Thought-flipping isn’t about submerging yourself in toxic positivity. I love magical thinking, but if you try to turn “this pandemic will never end” into “this pandemic is cancelled and tomorrow I can do whatever I want,” you’re going to be seriously disappointed. Rather, the thought-flipping technique is about grounding yourself with a baseline of reality and evidence. Flipping negative thoughts to positive ones instead provides a direct counterattack.
“A negative mindset can really limit us from reaching our potential,” says psychotherapist Michele Burstein LCSW. “When most people see that they don’t have potential to be something, then they have the attitude of ‘why would I even try.’ So, when we can see our potential through a positive lens, it can be much more motivating.”
Research shows replacing negative thoughts with positive thoughts can help reduce stress and anxiety while encouraging a more positive mindset. It has a psychological fake-it-till-you-make-it effect. And remember, negativity spirals kneecap our ability to possibly make a better situation for ourselves.
If you’re interested in flipping the script on your negativity spirals, here’s what mental health professionals recommend.
How to use a thought-flipping practice correctly
1. Begin by labeling the negative thought
“Bring awareness to negative thoughts by labeling them—’I am having a negative thought’— or identifying after the negative statement—’and that was a negative thought,'” says therapist Eliza Davis, LMSW. “Challenge yourself to replace it with a more positive or realistic thought.”
2. Identify the limitations of your thought
Therapist Breena Beck, LMSW, says that once you’ve clearly identified the negative thought, look to how it’s specifically holding you back. She suggests asking yourself a few questions to identify the pain points: Is this thought helping me or getting in my way? Is this thought leaving out any information? Is the thought focusing on the worst case scenario or the most likely case scenario?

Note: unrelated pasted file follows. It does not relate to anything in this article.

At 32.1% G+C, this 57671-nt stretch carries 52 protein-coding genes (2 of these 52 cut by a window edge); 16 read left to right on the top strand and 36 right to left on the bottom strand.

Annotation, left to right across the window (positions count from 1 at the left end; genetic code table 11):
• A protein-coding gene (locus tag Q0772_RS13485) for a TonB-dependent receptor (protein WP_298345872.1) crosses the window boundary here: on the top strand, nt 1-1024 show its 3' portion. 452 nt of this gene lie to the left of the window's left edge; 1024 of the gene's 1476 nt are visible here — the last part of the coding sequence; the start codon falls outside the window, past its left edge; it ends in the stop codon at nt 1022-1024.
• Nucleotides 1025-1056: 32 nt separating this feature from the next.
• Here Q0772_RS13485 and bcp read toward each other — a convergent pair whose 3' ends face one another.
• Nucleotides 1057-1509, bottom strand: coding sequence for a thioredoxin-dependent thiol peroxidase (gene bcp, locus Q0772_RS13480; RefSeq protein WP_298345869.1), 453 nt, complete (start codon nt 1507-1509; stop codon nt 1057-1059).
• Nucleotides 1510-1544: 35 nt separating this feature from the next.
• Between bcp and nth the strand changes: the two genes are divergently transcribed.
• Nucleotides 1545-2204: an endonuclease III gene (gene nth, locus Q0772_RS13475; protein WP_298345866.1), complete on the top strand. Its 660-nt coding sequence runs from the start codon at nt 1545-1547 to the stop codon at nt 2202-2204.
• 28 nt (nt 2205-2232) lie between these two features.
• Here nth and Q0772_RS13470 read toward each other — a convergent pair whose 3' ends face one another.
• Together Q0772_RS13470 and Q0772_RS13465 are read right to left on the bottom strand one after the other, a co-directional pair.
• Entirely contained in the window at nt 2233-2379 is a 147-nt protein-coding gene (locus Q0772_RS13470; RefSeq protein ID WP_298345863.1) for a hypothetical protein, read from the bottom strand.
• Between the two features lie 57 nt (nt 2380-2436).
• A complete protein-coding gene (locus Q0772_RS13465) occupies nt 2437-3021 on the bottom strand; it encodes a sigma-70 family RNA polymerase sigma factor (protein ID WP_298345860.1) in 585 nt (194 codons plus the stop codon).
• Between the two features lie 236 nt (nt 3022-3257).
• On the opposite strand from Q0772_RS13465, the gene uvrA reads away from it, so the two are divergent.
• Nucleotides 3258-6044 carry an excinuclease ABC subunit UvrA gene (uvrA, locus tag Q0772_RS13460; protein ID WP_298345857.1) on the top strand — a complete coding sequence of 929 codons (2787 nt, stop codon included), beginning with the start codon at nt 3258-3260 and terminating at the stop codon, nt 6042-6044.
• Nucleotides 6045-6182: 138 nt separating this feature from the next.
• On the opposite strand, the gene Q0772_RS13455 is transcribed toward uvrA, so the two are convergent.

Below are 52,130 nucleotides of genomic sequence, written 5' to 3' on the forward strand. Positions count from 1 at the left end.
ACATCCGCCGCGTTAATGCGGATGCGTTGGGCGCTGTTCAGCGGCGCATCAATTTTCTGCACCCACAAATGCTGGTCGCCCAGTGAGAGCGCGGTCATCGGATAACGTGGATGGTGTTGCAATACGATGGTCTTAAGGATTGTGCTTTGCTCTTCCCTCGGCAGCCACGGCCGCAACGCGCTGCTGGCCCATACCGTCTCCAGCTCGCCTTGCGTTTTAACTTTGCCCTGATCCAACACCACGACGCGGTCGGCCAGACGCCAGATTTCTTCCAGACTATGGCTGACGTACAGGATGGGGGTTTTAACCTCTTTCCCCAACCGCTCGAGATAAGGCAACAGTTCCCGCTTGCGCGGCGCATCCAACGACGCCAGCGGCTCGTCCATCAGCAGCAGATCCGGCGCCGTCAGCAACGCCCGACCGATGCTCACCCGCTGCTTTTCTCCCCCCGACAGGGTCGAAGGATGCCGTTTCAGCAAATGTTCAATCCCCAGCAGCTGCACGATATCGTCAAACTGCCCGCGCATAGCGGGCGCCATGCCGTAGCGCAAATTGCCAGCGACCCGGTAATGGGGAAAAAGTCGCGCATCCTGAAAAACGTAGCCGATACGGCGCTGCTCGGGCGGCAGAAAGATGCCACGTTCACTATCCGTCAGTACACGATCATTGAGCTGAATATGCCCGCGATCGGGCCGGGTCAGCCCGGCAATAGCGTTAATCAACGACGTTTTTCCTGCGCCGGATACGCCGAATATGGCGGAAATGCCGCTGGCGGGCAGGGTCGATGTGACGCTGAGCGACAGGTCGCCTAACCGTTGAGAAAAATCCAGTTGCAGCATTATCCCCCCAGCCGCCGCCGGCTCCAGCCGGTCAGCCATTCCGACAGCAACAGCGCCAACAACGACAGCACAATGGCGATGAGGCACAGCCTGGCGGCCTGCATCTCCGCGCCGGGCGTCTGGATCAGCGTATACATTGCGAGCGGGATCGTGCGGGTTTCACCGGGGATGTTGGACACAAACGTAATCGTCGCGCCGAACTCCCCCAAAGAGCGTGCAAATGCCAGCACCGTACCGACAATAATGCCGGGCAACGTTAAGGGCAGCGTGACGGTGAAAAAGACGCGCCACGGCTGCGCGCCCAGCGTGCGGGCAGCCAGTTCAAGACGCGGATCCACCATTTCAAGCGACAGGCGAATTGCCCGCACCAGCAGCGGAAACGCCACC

“Once you have your answers, try to come up with an alternate thought based more on objective facts,” says Beck. “For example, switching your negative thought from, ‘This meeting with my boss is going to go horribly,’ to the alternative thought, ‘This meeting is important and I am hopeful that it will go as well as possible. I do my best at work and I can tolerate and learn from constructive criticism if that is the case.'”
3. Create an inventory of clear opposite and positive alternatives for your negative spirals
If you have a hellish little roster of devil’s advocate thoughts, it might help to get them down on paper. In my journal, I have list of my “Best Self-Deprecating Beliefs,” and I would encourage you to do the same.
Write down your deepest recurring negative thoughts, keeping them on the left side of the paper. Now, cross them out. Expel those demons. Think of whatever the best case scenario or complete opposite of your situation is. Write those down as the new, better, sexier, dominant thought.
You’re allowed to dream big here, but if positive thinking is already a challenge, remember to ground it in reality based on facts that support it, says Burstein. “This technique really allows us to drop our subjective lens and think more realistically,” she adds.
4. Counterbalance each negative thought if you can’t find a direct opposite
Burstein also recommends this: If you can’t find a directly opposite optimistic alternative to a negative thought, just try to replace it with an equal but uplifting mantra. Like if you’re really upset about a personal physical feature or an overwhelming horrible thing, find a different plus for the minus. For example, yesterday I thought to myself, “I really wish I wasn’t living in a country where every Wednesday was a national tragedy.” Failing to find an upside there, I switched my mantra of, “Well, at least I have vodka.”
No, gallows humor aside, this can definitely help, especially with issues around self-esteem.
“We spend so much time pointing out the negatives, especially using self-critical statements, that I believe we need to designate as much time to the positive statements,” says Burstein. “For every negative thought, I challenge you to point out a positive one.”
5. Consider a daily silver-linings practice
If you want to work towards a bolder positive mindset longterm, then another way to approach is with a day-to-day (or week-to-week, I don’t know your schedule) silver-linings practice. Hell, it could even be reserved for those terrible, horrible, no-good, very bad days.
“Another helpful [tactic] could be gratitude journaling, and giving yourself the opportunity to find small wins throughout the day or within a scenario,” says Davis. “When we make a choice to find positive moments throughout or reflecting on the day, we give ourselves the opportunity to find positivity and happier moments throughout the day that often we don’t think twice about.”
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